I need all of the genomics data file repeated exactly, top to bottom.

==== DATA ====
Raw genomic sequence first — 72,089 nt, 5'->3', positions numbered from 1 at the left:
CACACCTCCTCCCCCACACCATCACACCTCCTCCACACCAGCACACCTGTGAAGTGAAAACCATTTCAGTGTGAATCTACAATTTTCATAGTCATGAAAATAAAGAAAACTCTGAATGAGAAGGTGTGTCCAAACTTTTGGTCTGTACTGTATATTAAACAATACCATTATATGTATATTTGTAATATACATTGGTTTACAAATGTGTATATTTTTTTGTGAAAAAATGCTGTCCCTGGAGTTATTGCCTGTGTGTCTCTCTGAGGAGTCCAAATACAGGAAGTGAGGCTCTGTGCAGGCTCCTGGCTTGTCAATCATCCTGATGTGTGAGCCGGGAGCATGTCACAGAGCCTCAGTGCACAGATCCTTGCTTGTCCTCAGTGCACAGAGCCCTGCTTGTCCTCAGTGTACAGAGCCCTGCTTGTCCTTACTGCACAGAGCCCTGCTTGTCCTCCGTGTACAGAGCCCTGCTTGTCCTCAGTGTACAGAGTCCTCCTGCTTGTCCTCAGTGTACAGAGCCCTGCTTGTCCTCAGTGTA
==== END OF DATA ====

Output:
Raw genomic sequence first — 72,089 nt, 5'->3', positions numbered from 1 at the left:
CACACCTCCTCCCCCACACCATCACACCTCCTCCACACCAGCACACCTGTGAAGTGAAAACCATTTCAGTGTGAATCTACAATTTTCATAGTCATGAAAATAAAGAAAACTCTGAATGAGAAGGTGTGTCCAAACTTTTGGTCTGTACTGTATATTAAACAATACCATTATATGTATATTTGTAATATACATTGGTTTACAAATGTGTATATTTTTTTGTGAAAAAATGCTGTCCCTGGAGTTATTGCCTGTGTGTCTCTCTGAGGAGTCCAAATACAGGAAGTGAGGCTCTGTGCAGGCTCCTGGCTTGTCAATCATCCTGATGTGTGAGCCGGGAGCATGTCACAGAGCCTCAGTGCACAGATCCTTGCTTGTCCTCAGTGCACAGAGCCCTGCTTGTCCTCAGTGTACAGAGCCCTGCTTGTCCTTACTGCACAGAGCCCTGCTTGTCCTCCGTGTACAGAGCCCTGCTTGTCCTCAGTGTACAGAGTCCTCCTGCTTGTCCTCAGTGTACAGAGCCCTGCTTGTCCTCAGTGTA